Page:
My friend owns a boutique, high-end construction company in the Seattle area. His company buys ramblers that were built in the 1950s and 1960s in the suburbs of Bellevue and Mercer Island. These towns are among the most affluent Seattle suburbs, located in close proximity to downtown and Microsoft’s Redmond headquarters.
His company pays about $600,000 for a teardown. That’s about 35 – 40% more than he paid just three years ago. They then tear down these older homes, and build 4,000 – 6,000 square foot homes that sell for $1.8 – $2.3 million.
The Seattle Times recently featured him in an article about teardowns and new home construction in the wealthy suburbs.
Not surprisingly, many of his buyers are execs from Amazon, Starbucks, or Microsoft. But he also says that 40% of his customers are Chinese nationals.
My friend’s business isn’t unique…it’s a trend that’s happening in cities along the West Coast, from San Diego to Vancouver. The close proximity and large Chinese communities in these cities make them attractive.
Newly wealthy Chinese are seeking ways to take their savings outside of the country. Right now, U.S. real estate seems to be one of their favorite places to invest.
A recent report from the National Association of Realtors looked at U.S. real estate transactions by international clients. Over a 12-month period ending March 2014, international buyers spent $92.2 billion buying homes in the U.S. That was a 35% increase.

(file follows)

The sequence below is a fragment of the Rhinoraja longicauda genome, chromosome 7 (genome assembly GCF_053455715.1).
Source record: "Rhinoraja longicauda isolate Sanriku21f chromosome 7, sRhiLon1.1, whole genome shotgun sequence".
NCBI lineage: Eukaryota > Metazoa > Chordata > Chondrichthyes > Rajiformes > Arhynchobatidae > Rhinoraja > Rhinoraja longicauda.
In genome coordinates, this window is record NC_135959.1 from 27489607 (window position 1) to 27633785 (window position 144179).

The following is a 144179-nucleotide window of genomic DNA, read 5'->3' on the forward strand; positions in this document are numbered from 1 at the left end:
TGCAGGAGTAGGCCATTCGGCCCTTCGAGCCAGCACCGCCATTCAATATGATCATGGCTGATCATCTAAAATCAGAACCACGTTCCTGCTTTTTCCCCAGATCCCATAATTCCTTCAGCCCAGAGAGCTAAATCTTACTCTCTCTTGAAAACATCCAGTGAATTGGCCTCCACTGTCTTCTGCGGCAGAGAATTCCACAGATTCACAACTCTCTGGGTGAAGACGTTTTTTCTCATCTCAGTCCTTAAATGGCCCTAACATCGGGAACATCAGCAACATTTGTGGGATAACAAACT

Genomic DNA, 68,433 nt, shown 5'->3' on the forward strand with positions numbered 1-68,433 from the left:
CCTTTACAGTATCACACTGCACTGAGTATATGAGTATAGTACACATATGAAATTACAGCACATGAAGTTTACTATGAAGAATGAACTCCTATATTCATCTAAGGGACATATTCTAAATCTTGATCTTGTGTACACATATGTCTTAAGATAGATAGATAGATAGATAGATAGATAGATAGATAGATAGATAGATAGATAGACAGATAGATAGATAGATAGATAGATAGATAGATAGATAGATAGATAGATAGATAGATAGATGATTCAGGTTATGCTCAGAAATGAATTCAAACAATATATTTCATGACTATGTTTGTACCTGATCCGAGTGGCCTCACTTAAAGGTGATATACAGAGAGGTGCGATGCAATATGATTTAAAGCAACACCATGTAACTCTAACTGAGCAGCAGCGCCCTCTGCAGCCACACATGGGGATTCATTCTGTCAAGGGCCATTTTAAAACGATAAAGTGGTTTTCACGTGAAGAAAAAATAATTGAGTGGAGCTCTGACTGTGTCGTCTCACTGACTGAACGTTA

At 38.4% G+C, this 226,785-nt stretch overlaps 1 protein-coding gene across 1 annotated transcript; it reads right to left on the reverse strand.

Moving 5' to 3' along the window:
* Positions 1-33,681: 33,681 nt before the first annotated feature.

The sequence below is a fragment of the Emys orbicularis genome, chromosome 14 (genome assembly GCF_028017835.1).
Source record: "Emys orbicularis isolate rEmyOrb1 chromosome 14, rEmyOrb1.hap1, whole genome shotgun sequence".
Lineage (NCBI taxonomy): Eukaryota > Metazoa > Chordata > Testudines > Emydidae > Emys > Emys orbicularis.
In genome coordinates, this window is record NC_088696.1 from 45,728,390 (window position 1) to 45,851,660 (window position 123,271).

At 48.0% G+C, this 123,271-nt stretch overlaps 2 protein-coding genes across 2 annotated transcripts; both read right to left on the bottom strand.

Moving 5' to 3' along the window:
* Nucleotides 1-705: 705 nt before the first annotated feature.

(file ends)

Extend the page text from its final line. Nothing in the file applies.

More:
Source: National Association of Realtors
Chinese nationals were at the top of the list, accounting for $22 billion of U.S. housing purchases. They’re purchasing homes with a mean purchase price of $590,000. That’s more than double the average price of a home in the U.S.
Despite paying higher prices for real estate, most Chinese investors don’t plan to spend a lot of time in the U.S. Only 39% purchased their homes as a primary residence.
Homebuilders – like my friend in Seattle – love international buyers. That’s because three-quarters of transactions are done in cash. And every seller prefers a quick closing that doesn’t involve mortgage financing.
International buyers are clearly a big factor in some housing markets. That’s especially apparent in prime markets, with an average sale price above $400,000..
U.S. housing markets have clearly rebounded since the crash of 2008 – 2010. But expensive homes have bounced back far more quickly than lower-priced homes. And the participation of international customers is clearly focused on the high end.
In Middle America, international buyers aren’t having much of an impact. But in places like Bellevue, Washington, international buyers are playing a big role in the bull market for million-dollar homes.
Rising home prices is one of many positive signs for the U.S. economy. In prime markets like Seattle, San Francisco, and New York, expensive home prices should continue to rise more rapidly than the average home in America.
This article is brought to you courtesy of Ian Wyatt from Wyatt Investment Research.